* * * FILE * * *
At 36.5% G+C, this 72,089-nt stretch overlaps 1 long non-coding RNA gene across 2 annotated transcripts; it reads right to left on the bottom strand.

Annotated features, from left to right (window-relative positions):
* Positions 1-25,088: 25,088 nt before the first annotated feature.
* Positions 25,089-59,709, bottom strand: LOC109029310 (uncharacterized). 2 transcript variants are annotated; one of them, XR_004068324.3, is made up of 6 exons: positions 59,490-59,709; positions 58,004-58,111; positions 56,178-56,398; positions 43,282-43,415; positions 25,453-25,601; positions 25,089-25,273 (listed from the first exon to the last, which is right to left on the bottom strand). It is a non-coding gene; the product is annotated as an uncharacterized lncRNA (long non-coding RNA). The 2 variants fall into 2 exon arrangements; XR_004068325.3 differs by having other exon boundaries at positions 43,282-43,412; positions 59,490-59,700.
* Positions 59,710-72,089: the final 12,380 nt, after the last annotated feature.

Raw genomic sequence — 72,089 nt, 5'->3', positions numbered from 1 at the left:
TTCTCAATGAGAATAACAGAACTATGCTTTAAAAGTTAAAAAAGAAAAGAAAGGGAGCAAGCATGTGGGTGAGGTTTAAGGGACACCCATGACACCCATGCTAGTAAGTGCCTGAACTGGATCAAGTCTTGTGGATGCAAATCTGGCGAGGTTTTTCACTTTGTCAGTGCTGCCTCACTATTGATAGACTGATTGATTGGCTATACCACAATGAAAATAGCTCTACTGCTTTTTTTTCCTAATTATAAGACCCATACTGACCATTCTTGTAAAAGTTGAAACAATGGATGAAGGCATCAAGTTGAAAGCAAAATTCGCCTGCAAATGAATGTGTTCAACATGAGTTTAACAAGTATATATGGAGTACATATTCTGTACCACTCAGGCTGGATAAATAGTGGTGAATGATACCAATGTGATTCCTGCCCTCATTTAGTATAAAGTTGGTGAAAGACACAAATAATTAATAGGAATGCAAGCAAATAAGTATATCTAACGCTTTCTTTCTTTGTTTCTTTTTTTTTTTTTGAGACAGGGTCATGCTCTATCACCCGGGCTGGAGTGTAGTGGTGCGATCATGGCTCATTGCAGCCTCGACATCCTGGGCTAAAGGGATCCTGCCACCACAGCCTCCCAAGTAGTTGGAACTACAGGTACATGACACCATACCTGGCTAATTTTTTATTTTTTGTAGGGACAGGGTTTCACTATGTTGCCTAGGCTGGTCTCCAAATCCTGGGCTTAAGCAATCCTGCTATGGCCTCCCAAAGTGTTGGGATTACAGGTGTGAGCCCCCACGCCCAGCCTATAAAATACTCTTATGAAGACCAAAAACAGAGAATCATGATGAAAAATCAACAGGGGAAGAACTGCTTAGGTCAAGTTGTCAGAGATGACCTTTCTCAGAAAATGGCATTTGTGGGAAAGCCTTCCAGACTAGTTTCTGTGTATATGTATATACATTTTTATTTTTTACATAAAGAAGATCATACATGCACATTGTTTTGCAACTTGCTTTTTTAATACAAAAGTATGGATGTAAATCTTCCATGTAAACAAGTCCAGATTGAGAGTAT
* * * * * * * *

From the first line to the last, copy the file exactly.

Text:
At 36.5% G+C, this 72,089-nt stretch overlaps 1 long non-coding RNA gene across 2 annotated transcripts; it reads right to left on the bottom strand.

Annotated features, from left to right (window-relative positions):
* Positions 1-25,088: 25,088 nt before the first annotated feature.
* Positions 25,089-59,709, bottom strand: LOC109029310 (uncharacterized). 2 transcript variants are annotated; one of them, XR_004068324.3, is made up of 6 exons: positions 59,490-59,709; positions 58,004-58,111; positions 56,178-56,398; positions 43,282-43,415; positions 25,453-25,601; positions 25,089-25,273 (listed from the first exon to the last, which is right to left on the bottom strand). It is a non-coding gene; the product is annotated as an uncharacterized lncRNA (long non-coding RNA). The 2 variants fall into 2 exon arrangements; XR_004068325.3 differs by having other exon boundaries at positions 43,282-43,412; positions 59,490-59,700.
* Positions 59,710-72,089: the final 12,380 nt, after the last annotated feature.

Raw genomic sequence — 72,089 nt, 5'->3', positions numbered from 1 at the left:
TTCTCAATGAGAATAACAGAACTATGCTTTAAAAGTTAAAAAAGAAAAGAAAGGGAGCAAGCATGTGGGTGAGGTTTAAGGGACACCCATGACACCCATGCTAGTAAGTGCCTGAACTGGATCAAGTCTTGTGGATGCAAATCTGGCGAGGTTTTTCACTTTGTCAGTGCTGCCTCACTATTGATAGACTGATTGATTGGCTATACCACAATGAAAATAGCTCTACTGCTTTTTTTTCCTAATTATAAGACCCATACTGACCATTCTTGTAAAAGTTGAAACAATGGATGAAGGCATCAAGTTGAAAGCAAAATTCGCCTGCAAATGAATGTGTTCAACATGAGTTTAACAAGTATATATGGAGTACATATTCTGTACCACTCAGGCTGGATAAATAGTGGTGAATGATACCAATGTGATTCCTGCCCTCATTTAGTATAAAGTTGGTGAAAGACACAAATAATTAATAGGAATGCAAGCAAATAAGTATATCTAACGCTTTCTTTCTTTGTTTCTTTTTTTTTTTTTGAGACAGGGTCATGCTCTATCACCCGGGCTGGAGTGTAGTGGTGCGATCATGGCTCATTGCAGCCTCGACATCCTGGGCTAAAGGGATCCTGCCACCACAGCCTCCCAAGTAGTTGGAACTACAGGTACATGACACCATACCTGGCTAATTTTTTATTTTTTGTAGGGACAGGGTTTCACTATGTTGCCTAGGCTGGTCTCCAAATCCTGGGCTTAAGCAATCCTGCTATGGCCTCCCAAAGTGTTGGGATTACAGGTGTGAGCCCCCACGCCCAGCCTATAAAATACTCTTATGAAGACCAAAAACAGAGAATCATGATGAAAAATCAACAGGGGAAGAACTGCTTAGGTCAAGTTGTCAGAGATGACCTTTCTCAGAAAATGGCATTTGTGGGAAAGCCTTCCAGACTAGTTTCTGTGTATATGTATATACATTTTTATTTTTTACATAAAGAAGATCATACATGCACATTGTTTTGCAACTTGCTTTTTTAATACAAAAGTATGGATGTAAATCTTCCATGTAAACAAGTCCAGATTGAGAGTAT